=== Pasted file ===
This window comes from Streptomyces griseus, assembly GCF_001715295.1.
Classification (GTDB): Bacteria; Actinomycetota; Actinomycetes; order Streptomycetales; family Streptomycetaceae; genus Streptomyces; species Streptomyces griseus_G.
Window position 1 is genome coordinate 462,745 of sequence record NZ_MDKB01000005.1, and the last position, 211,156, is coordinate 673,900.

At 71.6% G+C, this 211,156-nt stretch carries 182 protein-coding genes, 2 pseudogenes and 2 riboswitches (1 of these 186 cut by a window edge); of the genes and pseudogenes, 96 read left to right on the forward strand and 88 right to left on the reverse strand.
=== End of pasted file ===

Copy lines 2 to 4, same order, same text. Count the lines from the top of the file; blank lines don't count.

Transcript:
Classification (GTDB): Bacteria; Actinomycetota; Actinomycetes; order Streptomycetales; family Streptomycetaceae; genus Streptomyces; species Streptomyces griseus_G.
Window position 1 is genome coordinate 462,745 of sequence record NZ_MDKB01000005.1, and the last position, 211,156, is coordinate 673,900.

At 71.6% G+C, this 211,156-nt stretch carries 182 protein-coding genes, 2 pseudogenes and 2 riboswitches (1 of these 186 cut by a window edge); of the genes and pseudogenes, 96 read left to right on the forward strand and 88 right to left on the reverse strand.